A few weeks ago, I picked my buddy Mark up from Bowie Camp, a nature camp at Bowie Nature Park. He was distraught about what he perceived to be someone picking on him earlier in the day.
My natural reaction is to buy him some ice cream and head to the playground. Something told me that was not what he needed from his Miss Felicia in that moment. Instead, I drove down to the lake and we sat looking out over the water and talked. We discussed big ideas for an 8-year-old like perspective and perception. He listened. He processed. He even agreed.
“Miss Felicia, can we take a little walk around the lake right now?”
Usually I would have looked at him like he was crazy. My first reaction was to shut him down. After all, I had work to do. I was wearing sandals. It was hot. My phone was about to die. But then I got the convicting urge to just stop and enjoy this moment with him.
We began the journey around the lake. He led the way and had anecdotes about each part of the path.
“This is where my shoe got stuck in the mud the other day.”
“I found a salamander right here.”
“My friend saw a fish over there.”
My favorite moments of the walk were the ones where I just stood and watched as he explored and appreciated even the simplest things in life. He loved catching cricket frogs and trying to balance on a log in the water. He looked for snakes and made comments about the clouds.
He fully appreciated every detail of his surroundings. In a culture that revolves around technology, busyness and performance, it was refreshing to watch as an 8-year-old’s perspective about his day shifted.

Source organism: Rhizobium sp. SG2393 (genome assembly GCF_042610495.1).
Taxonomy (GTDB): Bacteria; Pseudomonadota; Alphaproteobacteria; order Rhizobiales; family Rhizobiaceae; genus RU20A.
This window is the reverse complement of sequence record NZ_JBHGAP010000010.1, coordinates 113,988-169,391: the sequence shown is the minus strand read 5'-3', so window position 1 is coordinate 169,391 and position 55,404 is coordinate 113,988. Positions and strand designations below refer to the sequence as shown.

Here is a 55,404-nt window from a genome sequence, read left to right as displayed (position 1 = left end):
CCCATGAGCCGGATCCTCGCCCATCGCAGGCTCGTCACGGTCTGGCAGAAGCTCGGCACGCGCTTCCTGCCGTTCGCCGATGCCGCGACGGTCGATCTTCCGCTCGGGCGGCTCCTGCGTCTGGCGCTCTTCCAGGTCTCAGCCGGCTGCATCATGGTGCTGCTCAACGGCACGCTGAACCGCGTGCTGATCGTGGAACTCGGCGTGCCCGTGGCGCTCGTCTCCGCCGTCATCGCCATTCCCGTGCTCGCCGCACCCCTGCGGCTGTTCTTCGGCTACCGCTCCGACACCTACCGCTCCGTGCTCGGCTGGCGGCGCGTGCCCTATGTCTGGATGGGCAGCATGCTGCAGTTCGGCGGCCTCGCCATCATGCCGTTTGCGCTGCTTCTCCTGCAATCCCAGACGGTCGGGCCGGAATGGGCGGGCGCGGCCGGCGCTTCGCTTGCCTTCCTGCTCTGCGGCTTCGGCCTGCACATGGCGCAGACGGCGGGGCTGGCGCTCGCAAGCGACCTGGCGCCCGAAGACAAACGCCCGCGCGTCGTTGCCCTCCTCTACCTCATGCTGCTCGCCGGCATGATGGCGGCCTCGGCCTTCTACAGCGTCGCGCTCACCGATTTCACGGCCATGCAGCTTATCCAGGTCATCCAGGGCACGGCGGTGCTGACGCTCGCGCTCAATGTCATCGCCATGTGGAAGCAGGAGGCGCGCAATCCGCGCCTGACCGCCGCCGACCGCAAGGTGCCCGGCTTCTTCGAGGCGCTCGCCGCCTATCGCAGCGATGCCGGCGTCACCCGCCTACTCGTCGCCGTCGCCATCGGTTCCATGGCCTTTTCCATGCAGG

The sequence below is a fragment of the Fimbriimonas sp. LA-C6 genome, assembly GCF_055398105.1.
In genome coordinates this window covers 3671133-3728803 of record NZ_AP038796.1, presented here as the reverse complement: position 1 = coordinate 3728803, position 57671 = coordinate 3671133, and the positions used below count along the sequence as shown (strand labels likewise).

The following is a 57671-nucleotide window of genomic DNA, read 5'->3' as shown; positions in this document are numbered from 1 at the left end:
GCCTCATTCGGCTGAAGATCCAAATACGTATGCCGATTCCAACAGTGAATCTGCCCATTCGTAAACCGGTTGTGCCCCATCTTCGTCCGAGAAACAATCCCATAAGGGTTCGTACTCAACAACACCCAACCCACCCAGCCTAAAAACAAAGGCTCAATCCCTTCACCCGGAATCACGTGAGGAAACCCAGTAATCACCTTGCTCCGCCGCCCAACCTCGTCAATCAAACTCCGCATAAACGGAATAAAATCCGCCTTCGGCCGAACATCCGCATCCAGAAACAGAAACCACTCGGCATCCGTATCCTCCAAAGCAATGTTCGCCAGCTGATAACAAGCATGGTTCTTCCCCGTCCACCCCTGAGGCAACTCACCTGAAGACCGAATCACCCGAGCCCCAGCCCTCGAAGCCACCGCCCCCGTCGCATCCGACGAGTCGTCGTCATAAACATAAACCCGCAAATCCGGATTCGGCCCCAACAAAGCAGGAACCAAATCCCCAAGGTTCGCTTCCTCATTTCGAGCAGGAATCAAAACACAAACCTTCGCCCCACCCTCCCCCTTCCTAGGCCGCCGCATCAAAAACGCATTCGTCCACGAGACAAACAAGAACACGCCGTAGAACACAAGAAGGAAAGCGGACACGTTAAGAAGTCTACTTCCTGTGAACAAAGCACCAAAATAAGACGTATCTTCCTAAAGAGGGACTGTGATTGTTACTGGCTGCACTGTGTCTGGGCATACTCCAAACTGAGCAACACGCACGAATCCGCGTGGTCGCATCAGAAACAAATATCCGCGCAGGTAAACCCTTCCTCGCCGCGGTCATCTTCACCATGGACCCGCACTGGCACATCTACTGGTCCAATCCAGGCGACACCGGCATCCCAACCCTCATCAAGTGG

Even though my phone was dying, I snuck a few pictures of the afternoon as we meandered through trees and stumbled over rocks. When my phone died and I expressed frustration, his eyes met mine and his words made me cringe.
“Come on, Miss Felicia. Is it that big of a deal that you don’t have one more picture from this day? It is just a walk around the lake. You still have me. And look at all the beautiful nature around you. It will make you feel better. I promise.”
You still have me.
We often miss the most incredible moments because we are focused on capturing it. Even worse, we miss opportunities to share memories with our loved ones because we are too focused about sharing the moment with hundreds or thousands of fans and followers. We feel the unnecessary need to show the world what we are doing and who we are with. In the meantime, we totally ignore what (or who) really matters.
Guard yourself against the temptation to try to compete with your social media feeds. You will always lose. We tend to forget that the moments we envy from our friends, fans and followers are their highlight reels.
Have you ever completely missed out on an extraordinary moment because you were too busy capturing it? Or just too busy to experience it at all?
Challenge: Ignore the distractions of this world long enough today to appreciate the simple pleasures of the life God gave you. Enjoy your loved ones, appreciate nature,dare to rest.